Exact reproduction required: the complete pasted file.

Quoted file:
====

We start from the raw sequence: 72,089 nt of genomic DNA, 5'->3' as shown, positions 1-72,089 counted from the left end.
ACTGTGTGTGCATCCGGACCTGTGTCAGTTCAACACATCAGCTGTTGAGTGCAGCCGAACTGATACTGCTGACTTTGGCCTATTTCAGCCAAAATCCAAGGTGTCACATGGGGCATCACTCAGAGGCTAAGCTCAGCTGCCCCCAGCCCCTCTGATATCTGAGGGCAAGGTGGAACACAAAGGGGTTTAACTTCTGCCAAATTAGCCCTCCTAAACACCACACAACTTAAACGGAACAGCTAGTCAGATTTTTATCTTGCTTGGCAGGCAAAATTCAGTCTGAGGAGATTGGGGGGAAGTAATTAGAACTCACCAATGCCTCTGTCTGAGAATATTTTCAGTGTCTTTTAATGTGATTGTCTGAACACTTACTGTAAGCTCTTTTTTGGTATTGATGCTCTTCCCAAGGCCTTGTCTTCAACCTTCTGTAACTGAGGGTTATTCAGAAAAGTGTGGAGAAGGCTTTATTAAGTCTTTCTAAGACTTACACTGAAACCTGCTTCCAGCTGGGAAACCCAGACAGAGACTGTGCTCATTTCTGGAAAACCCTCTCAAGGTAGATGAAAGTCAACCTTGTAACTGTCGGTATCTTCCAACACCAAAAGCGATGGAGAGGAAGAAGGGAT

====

We start from the raw sequence: 72,089 nt of genomic DNA, 5'->3' as shown, positions 1-72,089 counted from the left end.
ACTGTGTGTGCATCCGGACCTGTGTCAGTTCAACACATCAGCTGTTGAGTGCAGCCGAACTGATACTGCTGACTTTGGCCTATTTCAGCCAAAATCCAAGGTGTCACATGGGGCATCACTCAGAGGCTAAGCTCAGCTGCCCCCAGCCCCTCTGATATCTGAGGGCAAGGTGGAACACAAAGGGGTTTAACTTCTGCCAAATTAGCCCTCCTAAACACCACACAACTTAAACGGAACAGCTAGTCAGATTTTTATCTTGCTTGGCAGGCAAAATTCAGTCTGAGGAGATTGGGGGGAAGTAATTAGAACTCACCAATGCCTCTGTCTGAGAATATTTTCAGTGTCTTTTAATGTGATTGTCTGAACACTTACTGTAAGCTCTTTTTTGGTATTGATGCTCTTCCCAAGGCCTTGTCTTCAACCTTCTGTAACTGAGGGTTATTCAGAAAAGTGTGGAGAAGGCTTTATTAAGTCTTTCTAAGACTTACACTGAAACCTGCTTCCAGCTGGGAAACCCAGACAGAGACTGTGCTCATTTCTGGAAAACCCTCTCAAGGTAGATGAAAGTCAACCTTGTAACTGTCGGTATCTTCCAACACCAAAAGCGATGGAGAGGAAGAAGGGAT